Cosby's fate rests with jury in Pennsylvania sex assault case

By Joseph Ax

NORRISTOWN, Pa. A Pennsylvania jury on Tuesday began its first full day of deliberations in the trial of entertainer Bill Cosby, who is accused of sexually assaulting a female friend who had come to him for career advice in 2004.

Cosby, best known for his role as the dad in the 1980s hit family TV comedy “The Cosby Show,” in 2015 was charged with sexually assaulting Andrea Constand in his home in the Philadelphia suburbs, just days before the statute of limitations was to run out.

Constand is one of dozens of women to have accused Cosby of sex abuse, often after plying them with drugs, in a series of incidents dating to the 1960s. The allegation by Constand, a former athletic administrator at Cosby’s alma mater, Temple University, is the only one not too old to be the subject of criminal prosecution.

Constand, now 44, was the prosecution’s star witness in the week-long trial in the Philadelphia suburb of Norristown, testifying that Cosby gave her pills that left her unable to respond when he sexually assaulted her. Another witness, Kelly Johnson, testified that she was the victim of a similar attack by the comedian in 1996.

Cosby, 79, whose long career was based on a family-friendly comedy style, did not testify. He has repeatedly denied wrongdoing and described his encounter with Constand as consensual.

In his closing argument on Monday, Montgomery County District Attorney Kevin Steele said Cosby’s words incriminated him, noting that the defendant apologized to Constand and her mother and offered to pay for Constand’s schooling after her mother confronted him.

He also focused on Cosby’s admission that he told Constand the pills were her “friends” that would help her “relax” but did not inform her what they were.

Since beginning deliberations on Monday afternoon, jurors have asked to hear some of Cosby’s prior statements, including his description of the pills he gave Constand prior to the alleged attack.

Defense attorney Brian McMonagle in his closing statement said Cosby was guilty of adultery but not sexual assault. Among those listening was Camille Cosby, 73, his wife of 50 years and business manager. She came to the courtroom for the first time on Monday.

The defense has focused on inconsistencies in Constand’s statements about certain details of the alleged assault and pointed out that she remained in contact with Cosby for months after the night in question.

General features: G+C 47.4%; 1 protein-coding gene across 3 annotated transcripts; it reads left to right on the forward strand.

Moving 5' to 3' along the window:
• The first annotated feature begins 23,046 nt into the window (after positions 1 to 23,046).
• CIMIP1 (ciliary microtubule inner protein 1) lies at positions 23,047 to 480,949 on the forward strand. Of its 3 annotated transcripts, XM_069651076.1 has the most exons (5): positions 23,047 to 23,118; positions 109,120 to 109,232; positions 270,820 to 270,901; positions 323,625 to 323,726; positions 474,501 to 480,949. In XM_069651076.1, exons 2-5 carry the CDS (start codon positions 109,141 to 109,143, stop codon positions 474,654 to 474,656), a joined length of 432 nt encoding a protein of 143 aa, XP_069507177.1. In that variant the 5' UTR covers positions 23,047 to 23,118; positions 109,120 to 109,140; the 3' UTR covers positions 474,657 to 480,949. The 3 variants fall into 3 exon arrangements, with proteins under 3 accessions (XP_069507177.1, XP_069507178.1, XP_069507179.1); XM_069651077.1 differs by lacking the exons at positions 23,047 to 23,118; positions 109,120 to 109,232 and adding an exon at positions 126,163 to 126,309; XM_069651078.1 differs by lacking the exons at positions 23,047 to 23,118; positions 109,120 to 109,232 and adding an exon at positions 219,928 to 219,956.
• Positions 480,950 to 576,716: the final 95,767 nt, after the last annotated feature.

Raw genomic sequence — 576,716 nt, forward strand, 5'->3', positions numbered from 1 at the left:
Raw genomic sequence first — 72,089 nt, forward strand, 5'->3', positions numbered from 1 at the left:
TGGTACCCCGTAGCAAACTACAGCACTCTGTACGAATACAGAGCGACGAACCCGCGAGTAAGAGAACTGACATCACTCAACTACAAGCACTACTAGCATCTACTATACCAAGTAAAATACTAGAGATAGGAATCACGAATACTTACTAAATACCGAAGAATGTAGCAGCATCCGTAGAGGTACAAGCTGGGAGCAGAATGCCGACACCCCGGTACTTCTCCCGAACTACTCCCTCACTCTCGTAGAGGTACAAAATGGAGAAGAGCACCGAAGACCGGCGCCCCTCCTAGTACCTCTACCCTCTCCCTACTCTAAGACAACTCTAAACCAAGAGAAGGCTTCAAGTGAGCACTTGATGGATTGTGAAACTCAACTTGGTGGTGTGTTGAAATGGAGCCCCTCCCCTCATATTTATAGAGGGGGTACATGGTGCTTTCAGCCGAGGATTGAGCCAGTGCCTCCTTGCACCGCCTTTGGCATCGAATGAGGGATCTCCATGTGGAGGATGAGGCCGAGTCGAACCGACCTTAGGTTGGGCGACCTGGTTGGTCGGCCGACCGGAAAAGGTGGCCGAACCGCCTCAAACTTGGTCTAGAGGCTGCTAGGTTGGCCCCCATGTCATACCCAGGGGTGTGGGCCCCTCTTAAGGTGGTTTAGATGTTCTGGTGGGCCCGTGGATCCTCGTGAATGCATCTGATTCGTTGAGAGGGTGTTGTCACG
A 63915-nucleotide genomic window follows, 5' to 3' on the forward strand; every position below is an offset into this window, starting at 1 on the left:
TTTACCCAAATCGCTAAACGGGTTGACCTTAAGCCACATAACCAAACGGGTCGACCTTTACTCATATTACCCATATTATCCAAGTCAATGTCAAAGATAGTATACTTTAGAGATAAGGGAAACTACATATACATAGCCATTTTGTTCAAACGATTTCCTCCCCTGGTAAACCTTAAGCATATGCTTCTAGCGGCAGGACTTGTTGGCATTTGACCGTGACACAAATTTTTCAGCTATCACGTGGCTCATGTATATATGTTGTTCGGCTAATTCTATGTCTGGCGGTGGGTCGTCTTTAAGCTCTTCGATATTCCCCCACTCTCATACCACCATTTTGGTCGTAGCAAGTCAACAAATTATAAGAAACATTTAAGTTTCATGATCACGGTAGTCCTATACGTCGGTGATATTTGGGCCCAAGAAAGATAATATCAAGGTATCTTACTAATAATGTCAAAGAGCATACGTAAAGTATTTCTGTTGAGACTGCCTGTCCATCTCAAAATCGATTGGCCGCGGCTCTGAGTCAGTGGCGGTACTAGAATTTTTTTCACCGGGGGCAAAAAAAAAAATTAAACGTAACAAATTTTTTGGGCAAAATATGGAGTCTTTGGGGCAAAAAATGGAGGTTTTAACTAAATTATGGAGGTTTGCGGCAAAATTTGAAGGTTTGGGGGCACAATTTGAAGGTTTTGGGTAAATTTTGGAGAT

Cosby’s attorneys sought to portray her as a woman whose allegations were motivated by money. She settled a 2005 civil lawsuit against Cosby for an undisclosed sum, though jurors did not hear about that case.

As jury deliberations continued on Tuesday, Cosby’s spokesman, Andrew Wyatt, released a statement from a woman, Marguerite Jackson, who was barred from testifying as a defense witness.

Jackson said she worked with Constand at Temple University and shared a hotel room with her during occasional trips. On an unspecified date, she said, the women saw a news story about a famous man accused of drugging and sexually assaulting women.

Constand told Jackson a high-profile man had done something similar to her, according to the statement. After Jackson pressed her, Constand admitted it had not happened but said she could easily use the story to make money off the man, Jackson said.

Cosby’s spokesman, Wyatt, said Jackson’s statement would “let the world know” that Constand had perjured herself. Constand testified at trial that she did not know who Marguerite Jackson was.

Montgomery County Court of Common Pleas Judge Steven O’Neill ruled Jackson’s testimony was inadmissible hearsay.

The jurors were brought in from the Pittsburgh area after defense lawyers argued that local residents would be biased by the intense media coverage. They began deliberating on Monday afternoon and have been sequestered at a hotel for the trial’s duration, a relatively rare occurrence in the U.S. criminal justice system.

(Writing by Scott Malone; Editing by Jeffrey Benkoe and Matthew Lewis)

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